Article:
In India, this was the year when the smartphone really caught on. Partly because prices dipped, and party owing to the app frenzy that persuaded users to discard their old feature phones and go ‘smart’.
As far as Internet usage goes, for the first time ever, the number of mobile Internet users surpassed desktop Internet users. Despite the digital divide, India, with increasing 2G/3G penetration and Wi-Fi in cities, did not entirely buck this trend. In fact, a Google survey indicated that the number of users accessing the Internet through mobile phones in India surpassed numbers in the U.S.
The app space saw rapid growth, and of course, Android with its Free and Open app ecosystem, by far led the pack. The focus appeared to be around Internet telephony and cloud services, not to mention a plethora of multimedia and productivity suites. Though paid apps are yet to make inroads here, we compile a list of segments in which the app ecosystem thrived in the year that was.
SMS turned 20 in 2012. But this was also the year that services and apps such as Internet chat came along. Among these successful apps is WhatsApp.
Up until now, Internet telephony was not a big success, primarily because it required users to be identified not by their phone numbers but different identities created on the service provider platform — best example being Skype, where users are required to have a Skype account.
WhatsApp, however, once installed on a smartphone, accesses the phone book and allows users to message, send files and multimedia to any other user who has WhatsApp installed using the phone number. The experience of using phone numbers to send messages, even to international numbers with no caps on the number of messages or worries of rentals or tariffs — barring, of course, the common data charges for Internet use — had the young user hooked. Viber took messaging using the Internet to the next level, that is, to make calls. It too uses phone numbers, but transports traffic on to the Internet — Voice over Internet Protocol.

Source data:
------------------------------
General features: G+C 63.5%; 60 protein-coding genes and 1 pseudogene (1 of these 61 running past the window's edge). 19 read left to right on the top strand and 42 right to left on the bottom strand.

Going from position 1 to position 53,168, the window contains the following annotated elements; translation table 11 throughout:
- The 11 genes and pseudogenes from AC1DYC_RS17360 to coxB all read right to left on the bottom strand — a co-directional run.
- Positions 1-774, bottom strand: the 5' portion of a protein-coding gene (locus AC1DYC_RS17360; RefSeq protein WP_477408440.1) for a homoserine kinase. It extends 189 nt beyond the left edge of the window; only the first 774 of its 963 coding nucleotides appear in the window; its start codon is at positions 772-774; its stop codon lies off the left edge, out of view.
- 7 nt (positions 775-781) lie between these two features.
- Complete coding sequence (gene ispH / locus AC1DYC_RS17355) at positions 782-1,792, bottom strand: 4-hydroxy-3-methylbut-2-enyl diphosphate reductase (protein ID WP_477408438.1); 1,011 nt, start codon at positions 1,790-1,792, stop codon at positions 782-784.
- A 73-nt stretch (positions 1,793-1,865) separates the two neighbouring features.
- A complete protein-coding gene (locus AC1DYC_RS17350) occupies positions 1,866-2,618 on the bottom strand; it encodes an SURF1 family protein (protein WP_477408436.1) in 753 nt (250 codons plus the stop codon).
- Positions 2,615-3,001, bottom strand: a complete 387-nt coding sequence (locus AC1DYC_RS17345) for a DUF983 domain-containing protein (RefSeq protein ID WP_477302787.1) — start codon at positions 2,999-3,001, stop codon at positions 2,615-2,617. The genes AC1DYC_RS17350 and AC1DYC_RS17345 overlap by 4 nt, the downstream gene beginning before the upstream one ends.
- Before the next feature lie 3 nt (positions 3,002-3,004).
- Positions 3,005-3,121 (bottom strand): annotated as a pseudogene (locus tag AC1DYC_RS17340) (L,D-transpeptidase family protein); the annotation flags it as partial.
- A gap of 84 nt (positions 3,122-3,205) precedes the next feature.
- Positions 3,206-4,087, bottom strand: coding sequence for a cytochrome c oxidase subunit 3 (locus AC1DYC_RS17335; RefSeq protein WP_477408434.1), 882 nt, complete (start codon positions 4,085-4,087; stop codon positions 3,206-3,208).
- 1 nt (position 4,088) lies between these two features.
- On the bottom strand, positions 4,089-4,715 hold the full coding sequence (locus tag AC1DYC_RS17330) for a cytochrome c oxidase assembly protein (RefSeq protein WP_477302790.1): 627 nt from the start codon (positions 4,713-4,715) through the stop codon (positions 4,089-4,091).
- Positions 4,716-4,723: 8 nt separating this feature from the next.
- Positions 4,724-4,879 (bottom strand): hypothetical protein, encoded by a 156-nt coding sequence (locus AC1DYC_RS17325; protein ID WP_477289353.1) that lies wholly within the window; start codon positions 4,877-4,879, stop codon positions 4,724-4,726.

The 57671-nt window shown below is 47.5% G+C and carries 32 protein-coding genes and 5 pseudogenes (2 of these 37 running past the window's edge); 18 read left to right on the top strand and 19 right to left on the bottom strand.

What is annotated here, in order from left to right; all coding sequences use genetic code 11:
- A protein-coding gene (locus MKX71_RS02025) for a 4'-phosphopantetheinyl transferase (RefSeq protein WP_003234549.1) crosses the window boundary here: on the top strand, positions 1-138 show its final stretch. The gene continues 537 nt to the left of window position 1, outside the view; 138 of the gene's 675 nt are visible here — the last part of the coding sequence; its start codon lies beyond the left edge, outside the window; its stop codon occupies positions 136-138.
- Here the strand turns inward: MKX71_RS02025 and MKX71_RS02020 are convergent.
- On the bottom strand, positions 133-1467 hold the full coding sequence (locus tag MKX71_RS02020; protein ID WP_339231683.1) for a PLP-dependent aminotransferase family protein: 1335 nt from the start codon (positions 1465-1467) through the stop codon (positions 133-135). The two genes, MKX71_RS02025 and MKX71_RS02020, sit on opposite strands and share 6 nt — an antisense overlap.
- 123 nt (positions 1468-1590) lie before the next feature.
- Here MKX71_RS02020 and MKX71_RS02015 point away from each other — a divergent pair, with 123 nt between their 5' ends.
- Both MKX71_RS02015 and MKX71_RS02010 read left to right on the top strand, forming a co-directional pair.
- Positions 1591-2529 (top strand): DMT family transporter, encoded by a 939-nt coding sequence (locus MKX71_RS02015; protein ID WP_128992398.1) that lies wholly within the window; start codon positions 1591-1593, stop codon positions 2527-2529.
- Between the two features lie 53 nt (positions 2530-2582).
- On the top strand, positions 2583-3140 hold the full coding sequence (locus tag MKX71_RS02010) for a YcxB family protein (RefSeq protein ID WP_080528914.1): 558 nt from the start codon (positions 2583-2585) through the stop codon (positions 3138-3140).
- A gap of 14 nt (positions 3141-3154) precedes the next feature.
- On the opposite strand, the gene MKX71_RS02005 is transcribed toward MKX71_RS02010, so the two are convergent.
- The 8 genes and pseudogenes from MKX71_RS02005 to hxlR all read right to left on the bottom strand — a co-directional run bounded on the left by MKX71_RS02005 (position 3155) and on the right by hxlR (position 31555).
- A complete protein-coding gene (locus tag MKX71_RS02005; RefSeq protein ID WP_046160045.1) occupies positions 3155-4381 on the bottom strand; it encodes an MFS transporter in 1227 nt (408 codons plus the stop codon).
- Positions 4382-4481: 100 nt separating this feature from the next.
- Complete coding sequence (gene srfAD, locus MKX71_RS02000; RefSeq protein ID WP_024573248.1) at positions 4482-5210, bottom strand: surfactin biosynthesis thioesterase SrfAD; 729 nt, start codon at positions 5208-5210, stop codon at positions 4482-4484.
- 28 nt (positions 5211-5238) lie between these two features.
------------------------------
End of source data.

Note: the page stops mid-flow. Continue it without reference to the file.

Users can make free local or international calls, and of high quality too with 3G networks. Indian subscribers might have to wait for some more time for the 3G subscriptions to become more affordable to tip off the local call charges. But on Wi-Fi networks, it works way better. Performance-wise, however, Viber still has some way to go, especially in providing a stable experience.
The promise of the cloud — of take your data wherever you go — appeared to find its real mobility link with smartphones and tablets.
This year, Dropbox, the most popular cloud storage service, and Google Drive released their mobile apps. The Google Drive app also allows users to view, create and edit documents and spreadsheets on their mobile app. Another interesting and popular offering in this segment is Evernote, rated by Google as one of 2012’s top apps. It is a comprehensive organiser with reminders of tasks and ability to jot notes as text and images. The feature enhancement brought by Evernote simply is the integration of cloud. Evernote allows users to create notes and push it to the free Cloud account it provides.
Rovio’s Angry Birds, despite new releases, Space and Star Wars, seems to have lost a bit of steam in 2012. The Indiana Jones-style explorer defeating “demonic monkeys” in Temple Run, finally arrived on the Android platform in 2012, and was lapped up eagerly by gaming enthusiasts. As the year draws to a close, Temple Run tops the gaming charts.
Another chart-topper is Instagram. Though weeks after acquiring it, Facebook messed up the large picture a bit (with its proposed dubious licensing terms, which drew some flak this month), with its unique use of digital filters to edit photographs and easy sharing it is still among the most widely used apps.
New technology apps such as QR code readers and Google Goggles also remained popular. In India, in the last few months, we have seen more marketers using QR codes at window displays or advertisements and hoardings.